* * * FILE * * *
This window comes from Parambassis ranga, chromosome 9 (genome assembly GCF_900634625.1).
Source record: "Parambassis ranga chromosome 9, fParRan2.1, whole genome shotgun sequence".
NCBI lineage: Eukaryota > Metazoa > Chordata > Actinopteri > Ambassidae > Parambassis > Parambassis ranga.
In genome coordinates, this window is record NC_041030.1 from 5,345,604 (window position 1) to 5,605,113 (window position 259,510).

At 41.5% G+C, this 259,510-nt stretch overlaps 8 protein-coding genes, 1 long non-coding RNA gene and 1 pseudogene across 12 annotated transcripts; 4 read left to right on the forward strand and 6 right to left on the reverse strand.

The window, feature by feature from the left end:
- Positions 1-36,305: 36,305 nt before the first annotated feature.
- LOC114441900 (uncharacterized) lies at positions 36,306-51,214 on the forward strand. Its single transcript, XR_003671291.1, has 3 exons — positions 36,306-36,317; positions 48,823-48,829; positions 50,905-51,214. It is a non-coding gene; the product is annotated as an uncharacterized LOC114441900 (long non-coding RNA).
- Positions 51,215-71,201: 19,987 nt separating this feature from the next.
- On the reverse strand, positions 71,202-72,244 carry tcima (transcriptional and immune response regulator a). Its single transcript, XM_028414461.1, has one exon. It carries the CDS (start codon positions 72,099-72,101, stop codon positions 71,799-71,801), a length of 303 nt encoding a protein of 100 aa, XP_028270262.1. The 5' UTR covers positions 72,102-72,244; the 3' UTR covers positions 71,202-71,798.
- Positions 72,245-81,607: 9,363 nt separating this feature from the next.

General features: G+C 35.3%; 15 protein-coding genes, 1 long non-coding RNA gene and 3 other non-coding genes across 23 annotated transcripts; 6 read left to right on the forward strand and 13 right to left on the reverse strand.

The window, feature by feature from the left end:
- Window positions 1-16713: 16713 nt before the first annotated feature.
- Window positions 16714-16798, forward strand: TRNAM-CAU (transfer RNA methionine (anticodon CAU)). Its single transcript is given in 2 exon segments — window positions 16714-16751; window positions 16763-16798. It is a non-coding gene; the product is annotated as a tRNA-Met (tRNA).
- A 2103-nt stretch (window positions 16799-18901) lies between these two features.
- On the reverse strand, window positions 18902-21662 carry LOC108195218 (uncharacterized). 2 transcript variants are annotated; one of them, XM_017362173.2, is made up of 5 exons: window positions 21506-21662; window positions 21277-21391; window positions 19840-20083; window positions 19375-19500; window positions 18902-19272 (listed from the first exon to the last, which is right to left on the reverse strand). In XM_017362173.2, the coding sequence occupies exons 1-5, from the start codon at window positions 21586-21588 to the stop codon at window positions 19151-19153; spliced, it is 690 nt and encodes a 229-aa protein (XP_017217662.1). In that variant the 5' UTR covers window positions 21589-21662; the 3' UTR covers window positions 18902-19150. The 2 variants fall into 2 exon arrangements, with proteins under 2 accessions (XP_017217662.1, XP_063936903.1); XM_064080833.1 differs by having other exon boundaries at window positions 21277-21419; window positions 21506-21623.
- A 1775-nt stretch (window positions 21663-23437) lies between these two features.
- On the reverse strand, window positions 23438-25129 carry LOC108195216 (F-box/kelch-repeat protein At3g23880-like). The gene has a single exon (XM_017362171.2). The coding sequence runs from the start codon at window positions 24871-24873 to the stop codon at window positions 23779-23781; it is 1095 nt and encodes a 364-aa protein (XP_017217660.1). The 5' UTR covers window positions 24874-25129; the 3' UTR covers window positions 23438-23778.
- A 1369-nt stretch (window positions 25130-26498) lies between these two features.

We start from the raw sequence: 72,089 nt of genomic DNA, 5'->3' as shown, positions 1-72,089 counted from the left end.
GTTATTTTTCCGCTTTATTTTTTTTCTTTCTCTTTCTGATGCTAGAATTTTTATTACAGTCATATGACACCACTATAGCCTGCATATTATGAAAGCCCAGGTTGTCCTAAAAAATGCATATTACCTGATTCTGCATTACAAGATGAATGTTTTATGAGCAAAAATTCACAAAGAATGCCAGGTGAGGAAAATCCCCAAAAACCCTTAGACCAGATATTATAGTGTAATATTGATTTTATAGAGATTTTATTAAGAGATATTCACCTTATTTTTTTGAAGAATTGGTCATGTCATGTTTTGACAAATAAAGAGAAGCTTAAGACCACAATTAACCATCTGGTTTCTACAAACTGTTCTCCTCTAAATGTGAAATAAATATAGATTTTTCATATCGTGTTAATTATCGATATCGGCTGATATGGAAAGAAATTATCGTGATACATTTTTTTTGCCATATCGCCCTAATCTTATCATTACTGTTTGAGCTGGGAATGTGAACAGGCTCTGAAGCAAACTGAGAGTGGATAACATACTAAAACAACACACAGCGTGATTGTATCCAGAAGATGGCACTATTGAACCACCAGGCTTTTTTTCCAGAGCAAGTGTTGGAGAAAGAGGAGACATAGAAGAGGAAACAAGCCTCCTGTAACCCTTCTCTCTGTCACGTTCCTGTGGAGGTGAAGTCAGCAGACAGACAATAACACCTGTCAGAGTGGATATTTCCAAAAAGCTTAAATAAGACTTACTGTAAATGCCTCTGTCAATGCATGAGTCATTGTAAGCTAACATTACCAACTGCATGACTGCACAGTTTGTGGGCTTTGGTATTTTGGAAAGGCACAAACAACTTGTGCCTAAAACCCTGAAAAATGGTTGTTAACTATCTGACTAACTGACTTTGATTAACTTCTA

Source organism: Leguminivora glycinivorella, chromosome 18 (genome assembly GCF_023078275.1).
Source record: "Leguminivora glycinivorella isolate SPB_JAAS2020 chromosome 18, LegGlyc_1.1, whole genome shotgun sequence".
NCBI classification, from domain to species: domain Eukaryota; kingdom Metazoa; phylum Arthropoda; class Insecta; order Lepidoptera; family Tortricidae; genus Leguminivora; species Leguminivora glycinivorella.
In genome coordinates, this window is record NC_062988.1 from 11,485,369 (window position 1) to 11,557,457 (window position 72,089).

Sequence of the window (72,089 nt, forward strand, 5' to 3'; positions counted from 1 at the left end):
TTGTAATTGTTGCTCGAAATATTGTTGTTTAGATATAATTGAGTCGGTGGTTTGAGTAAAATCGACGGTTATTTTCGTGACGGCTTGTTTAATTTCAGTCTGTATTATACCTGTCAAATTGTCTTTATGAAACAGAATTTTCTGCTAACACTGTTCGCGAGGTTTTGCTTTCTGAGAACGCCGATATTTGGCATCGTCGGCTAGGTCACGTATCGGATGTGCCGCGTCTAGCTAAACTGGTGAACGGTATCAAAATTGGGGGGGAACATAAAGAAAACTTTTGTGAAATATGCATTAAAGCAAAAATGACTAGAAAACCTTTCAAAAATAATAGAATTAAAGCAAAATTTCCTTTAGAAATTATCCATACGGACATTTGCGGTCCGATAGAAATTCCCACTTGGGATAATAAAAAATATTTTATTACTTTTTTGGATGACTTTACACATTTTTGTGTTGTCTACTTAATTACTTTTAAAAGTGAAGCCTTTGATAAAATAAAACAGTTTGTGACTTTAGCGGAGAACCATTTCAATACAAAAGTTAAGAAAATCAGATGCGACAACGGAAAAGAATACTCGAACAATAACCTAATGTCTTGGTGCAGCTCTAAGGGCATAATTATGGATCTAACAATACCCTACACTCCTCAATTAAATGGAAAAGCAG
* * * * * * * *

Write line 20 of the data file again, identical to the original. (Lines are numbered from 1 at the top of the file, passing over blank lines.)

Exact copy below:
- A 1369-nt stretch (window positions 25130-26498) lies between these two features.